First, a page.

We used roadside survey data collected from 19 routes over three consecutive winters from 2007–08 to 2009–10 to compare habitat associations of male and female American Kestrels (Falco sparverius) in the Central Valley of California to determine if segregation by sex was evident across this region. As a species, American Kestrels showed positive associations with alfalfa and other forage crops like hay and winter wheat, as well as grassland, irrigated pasture, and rice. Habitat associations of females were similar, with female densities in all these habitats except rice significantly higher than average. Male American Kestrels showed a positive association only with grassland and were present at densities well below those of females in alfalfa, other forage crops, and grassland. Males were present in higher densities than females in most habitats with negative associations for the species, such as orchards, urbanized areas, and oak savannah. The ratio of females to males for each route was positively correlated with the overall density of American Kestrels on that route. Our findings that females seem to occupy higher quality habitats in winter are consistent with observations from elsewhere in North America.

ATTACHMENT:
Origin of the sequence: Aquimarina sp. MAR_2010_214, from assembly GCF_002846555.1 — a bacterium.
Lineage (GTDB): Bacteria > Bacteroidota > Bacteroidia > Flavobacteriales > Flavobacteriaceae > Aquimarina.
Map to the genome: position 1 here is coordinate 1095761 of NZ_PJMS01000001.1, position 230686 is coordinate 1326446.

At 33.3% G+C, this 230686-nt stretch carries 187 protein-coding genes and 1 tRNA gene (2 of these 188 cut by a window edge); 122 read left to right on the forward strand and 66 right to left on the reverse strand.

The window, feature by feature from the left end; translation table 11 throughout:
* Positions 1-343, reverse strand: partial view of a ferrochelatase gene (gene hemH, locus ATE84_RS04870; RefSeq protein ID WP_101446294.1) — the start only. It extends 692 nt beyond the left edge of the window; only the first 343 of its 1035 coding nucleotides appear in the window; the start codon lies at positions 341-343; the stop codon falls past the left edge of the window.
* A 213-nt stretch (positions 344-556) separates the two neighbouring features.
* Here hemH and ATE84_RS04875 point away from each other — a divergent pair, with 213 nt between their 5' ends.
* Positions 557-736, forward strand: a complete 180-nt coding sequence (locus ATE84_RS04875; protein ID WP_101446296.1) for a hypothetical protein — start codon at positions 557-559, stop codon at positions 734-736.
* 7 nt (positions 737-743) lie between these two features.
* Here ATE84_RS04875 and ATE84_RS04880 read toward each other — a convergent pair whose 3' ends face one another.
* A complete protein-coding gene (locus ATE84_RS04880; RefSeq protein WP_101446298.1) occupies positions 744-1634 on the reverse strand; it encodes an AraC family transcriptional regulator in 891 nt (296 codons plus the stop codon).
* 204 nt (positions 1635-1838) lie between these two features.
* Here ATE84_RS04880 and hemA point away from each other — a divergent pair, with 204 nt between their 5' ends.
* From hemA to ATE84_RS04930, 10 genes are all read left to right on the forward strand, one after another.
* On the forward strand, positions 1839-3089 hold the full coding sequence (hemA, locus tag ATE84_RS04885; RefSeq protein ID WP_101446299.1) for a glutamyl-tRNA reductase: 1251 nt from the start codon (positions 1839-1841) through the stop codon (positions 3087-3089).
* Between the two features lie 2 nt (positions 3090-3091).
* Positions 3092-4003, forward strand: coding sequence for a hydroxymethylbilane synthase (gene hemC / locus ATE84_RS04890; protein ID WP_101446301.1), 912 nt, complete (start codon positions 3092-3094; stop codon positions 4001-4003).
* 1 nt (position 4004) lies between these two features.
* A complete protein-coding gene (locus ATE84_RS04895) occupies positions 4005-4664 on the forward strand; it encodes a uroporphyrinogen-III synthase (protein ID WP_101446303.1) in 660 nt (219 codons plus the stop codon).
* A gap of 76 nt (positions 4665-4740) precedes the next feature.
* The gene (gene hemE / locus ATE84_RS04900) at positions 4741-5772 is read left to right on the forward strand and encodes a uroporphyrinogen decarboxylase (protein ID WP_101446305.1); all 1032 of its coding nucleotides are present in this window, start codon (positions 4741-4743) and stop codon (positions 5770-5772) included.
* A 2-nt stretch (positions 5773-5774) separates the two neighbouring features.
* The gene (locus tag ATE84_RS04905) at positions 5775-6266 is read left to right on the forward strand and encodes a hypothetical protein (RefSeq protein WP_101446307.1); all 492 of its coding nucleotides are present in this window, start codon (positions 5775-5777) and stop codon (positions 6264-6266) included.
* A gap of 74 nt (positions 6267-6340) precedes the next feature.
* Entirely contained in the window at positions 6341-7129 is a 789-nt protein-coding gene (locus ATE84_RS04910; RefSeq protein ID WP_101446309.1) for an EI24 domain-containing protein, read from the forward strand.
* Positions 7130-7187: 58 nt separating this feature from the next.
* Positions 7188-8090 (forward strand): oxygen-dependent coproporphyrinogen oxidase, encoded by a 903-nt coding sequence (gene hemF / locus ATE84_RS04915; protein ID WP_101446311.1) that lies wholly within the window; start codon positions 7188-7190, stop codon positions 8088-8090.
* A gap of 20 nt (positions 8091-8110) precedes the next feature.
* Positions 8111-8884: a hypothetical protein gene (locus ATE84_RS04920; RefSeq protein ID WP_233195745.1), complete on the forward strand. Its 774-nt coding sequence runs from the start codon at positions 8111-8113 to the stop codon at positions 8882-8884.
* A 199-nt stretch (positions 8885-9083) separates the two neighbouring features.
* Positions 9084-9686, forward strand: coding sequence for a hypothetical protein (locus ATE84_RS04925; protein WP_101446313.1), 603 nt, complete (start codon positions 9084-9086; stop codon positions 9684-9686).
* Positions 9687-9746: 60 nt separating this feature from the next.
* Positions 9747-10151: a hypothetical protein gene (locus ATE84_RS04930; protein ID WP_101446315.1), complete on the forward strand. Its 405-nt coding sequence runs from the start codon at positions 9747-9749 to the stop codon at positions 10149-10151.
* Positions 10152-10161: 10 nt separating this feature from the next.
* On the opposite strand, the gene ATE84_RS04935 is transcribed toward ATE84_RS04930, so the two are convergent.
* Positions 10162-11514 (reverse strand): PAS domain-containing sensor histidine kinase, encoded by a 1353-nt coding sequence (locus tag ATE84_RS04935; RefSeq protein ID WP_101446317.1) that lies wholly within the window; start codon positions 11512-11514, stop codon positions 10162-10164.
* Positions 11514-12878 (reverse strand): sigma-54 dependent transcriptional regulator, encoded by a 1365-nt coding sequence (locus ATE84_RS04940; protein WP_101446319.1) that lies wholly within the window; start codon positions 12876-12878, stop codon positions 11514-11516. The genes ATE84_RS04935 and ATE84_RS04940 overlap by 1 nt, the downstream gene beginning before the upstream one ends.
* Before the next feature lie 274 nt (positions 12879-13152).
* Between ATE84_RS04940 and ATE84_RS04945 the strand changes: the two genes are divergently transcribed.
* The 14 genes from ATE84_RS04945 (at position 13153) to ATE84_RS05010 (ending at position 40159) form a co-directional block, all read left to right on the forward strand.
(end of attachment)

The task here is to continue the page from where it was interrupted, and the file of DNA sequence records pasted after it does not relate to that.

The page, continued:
|Publication Subtype||Journal Article|
|Title||Sex-related differences in habitat associations of wintering American Kestrels in California's Central Valley|
|Series title||Journal of Raptor Research|
|Other Geospatial||Central Valley|
|Google Analytic Metrics||Metrics page|